The xiao (simplified Chinese: 箫; traditional Chinese: 簫; pinyin: xiāo; Wade–Giles: hsiao, pronounced [ɕi̯ɑ́ʊ̯]) is a Chinese vertical end-blown flute. It is generally made of dark brown bamboo (called "purple bamboo" in Chinese). It is also sometimes (particularly in Taiwan) called dòngxiāo (simplified Chinese: 洞箫; traditional Chinese: 洞簫), dòng meaning "hole." An ancient name for the xiāo is shùzhúdí (豎竹笛, lit. "vertical bamboo flute", [ʂûtʂutǐ]) but the name xiāo in ancient times also included the side-blown bamboo flute, dizi.
Xiao are today most often pitched in the key of G (with the D above middle C being the lowest note, with all fingers covered), although xiao in other less common keys are also available, most commonly in the key of F. More traditional xiao have six finger holes, while most modern ones have eight; the additional holes do not extend the instrument's range but instead make it easier to play notes such as F natural. There are a further four (sometimes two or six) sound holes situated at the bottom third of the length of the xiao. The blowing hole is at the top end, it may be cut into a 'U' shape, a "V" shape, or at an angle (with or without bone/ivory inlay.) Some xiao have the blowing end entirely cut off, so the player must use the space between their chin and lips to cover the hole fully. There may be a metal joint between the blow hole and the top finger hole for tuning purposes and sometimes also between the last finger hole and the end. The length of the xiao ranges from around 45 cm to over 1.25 m but is usually around 75–85 cm. Usually, shorter xiaos are more difficult to play because of the need to control one's breath more accurately. The angle to play the xiao is around 45 degrees from the body.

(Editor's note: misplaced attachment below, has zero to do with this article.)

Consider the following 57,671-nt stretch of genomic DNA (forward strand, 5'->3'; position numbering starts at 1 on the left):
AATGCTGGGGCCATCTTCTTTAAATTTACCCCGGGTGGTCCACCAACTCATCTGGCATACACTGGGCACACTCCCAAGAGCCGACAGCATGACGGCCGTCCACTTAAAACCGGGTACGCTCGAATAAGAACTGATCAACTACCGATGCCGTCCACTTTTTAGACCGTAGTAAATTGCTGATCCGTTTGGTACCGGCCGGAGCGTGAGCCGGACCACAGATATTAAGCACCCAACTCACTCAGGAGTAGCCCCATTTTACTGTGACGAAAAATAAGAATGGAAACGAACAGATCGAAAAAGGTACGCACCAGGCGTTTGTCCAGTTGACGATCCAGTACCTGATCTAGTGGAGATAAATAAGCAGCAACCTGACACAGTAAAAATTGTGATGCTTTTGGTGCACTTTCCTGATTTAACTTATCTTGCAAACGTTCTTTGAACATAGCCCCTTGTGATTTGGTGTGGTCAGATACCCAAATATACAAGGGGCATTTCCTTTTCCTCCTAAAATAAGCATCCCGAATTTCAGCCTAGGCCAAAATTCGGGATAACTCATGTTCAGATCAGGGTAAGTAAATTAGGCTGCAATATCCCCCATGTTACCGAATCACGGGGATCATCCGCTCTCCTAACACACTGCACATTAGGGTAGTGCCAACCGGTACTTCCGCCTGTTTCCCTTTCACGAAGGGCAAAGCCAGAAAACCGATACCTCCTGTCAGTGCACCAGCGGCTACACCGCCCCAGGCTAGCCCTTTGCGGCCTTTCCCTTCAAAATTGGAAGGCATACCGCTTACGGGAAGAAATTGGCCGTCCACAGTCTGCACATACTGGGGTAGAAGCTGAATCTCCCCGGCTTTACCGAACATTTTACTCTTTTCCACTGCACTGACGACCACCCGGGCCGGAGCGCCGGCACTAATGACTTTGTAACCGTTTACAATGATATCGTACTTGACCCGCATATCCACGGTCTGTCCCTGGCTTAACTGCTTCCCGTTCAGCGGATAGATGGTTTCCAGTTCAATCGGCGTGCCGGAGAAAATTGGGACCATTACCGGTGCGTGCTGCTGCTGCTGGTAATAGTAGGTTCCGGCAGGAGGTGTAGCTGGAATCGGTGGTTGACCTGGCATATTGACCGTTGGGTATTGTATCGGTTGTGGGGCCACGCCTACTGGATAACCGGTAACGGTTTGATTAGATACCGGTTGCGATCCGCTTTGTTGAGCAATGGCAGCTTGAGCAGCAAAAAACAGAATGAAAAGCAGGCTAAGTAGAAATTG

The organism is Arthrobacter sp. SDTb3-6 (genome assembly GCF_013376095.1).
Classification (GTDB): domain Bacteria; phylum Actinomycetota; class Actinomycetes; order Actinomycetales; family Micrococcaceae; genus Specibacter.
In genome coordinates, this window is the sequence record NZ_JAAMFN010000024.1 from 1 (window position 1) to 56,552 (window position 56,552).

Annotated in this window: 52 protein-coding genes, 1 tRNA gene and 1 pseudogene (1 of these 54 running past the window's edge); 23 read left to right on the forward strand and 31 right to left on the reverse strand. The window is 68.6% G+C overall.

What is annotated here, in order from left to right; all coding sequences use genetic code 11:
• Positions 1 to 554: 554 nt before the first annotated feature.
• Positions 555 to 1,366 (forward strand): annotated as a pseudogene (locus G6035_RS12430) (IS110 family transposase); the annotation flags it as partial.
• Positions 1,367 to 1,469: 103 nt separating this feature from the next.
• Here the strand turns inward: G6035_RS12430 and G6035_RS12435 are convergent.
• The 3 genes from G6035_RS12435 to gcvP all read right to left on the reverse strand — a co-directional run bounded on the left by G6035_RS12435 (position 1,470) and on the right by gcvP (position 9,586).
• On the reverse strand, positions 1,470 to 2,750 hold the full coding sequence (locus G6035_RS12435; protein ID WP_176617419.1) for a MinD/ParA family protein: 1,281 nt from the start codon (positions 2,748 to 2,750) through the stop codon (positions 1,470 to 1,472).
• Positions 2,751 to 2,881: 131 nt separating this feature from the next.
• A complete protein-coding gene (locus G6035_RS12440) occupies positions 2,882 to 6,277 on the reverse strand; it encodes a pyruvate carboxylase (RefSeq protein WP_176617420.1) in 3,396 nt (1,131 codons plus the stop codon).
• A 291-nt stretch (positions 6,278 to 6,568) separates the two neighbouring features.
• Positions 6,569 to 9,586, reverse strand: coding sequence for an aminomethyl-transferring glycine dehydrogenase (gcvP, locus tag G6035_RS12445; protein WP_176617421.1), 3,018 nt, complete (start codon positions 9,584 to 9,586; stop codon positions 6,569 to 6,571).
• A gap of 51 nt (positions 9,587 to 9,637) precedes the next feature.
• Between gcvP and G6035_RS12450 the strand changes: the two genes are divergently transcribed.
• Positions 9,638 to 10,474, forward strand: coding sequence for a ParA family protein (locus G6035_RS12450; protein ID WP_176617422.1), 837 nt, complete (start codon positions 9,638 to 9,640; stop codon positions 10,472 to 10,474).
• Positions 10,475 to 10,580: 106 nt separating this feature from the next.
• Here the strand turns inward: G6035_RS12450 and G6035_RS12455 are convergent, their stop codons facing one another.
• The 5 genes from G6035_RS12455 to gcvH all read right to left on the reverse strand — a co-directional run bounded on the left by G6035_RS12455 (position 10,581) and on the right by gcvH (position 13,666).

Varieties of xiao
The qinxiao (simplified Chinese: 琴箫; traditional Chinese: 琴簫) or 紫竹箫 （pinyin：“Zi Zhu Xiao") is a version of the xiao, which is narrower and generally in the key of F with eight finger holes, used to accompany the guqin. The narrowness of the qin xiao makes the tone softer, making it more suitable to play with the qin (which is a very quiet instrument). It is also the longest of all xiao types, up to 1.25m.
The nanxiao (simplified Chinese: 南箫; traditional Chinese: 南簫), "Southern xiao") or 洞箫(pinyin: "Dong Xiao"), sometimes called chiba (Chinese: 尺八, "foot-eight," an old name still used for the Japanese shakuhachi) is a short xiao with open blowing end used in the Nanyin, the local Fujianese opera from Quanzhou.
A separate instrument, the paixiao (simplified Chinese: 排箫; traditional Chinese: 排簫; pinyin: páixiāo) is a panpipe which was used in ancient China and which, although it remains unusual, has recently had something of a come-back.
- Xiao page from Paul and Bernice Noll site
- Chinese flutes
- End-blown flute
- Music of China
- Traditional Chinese musical instruments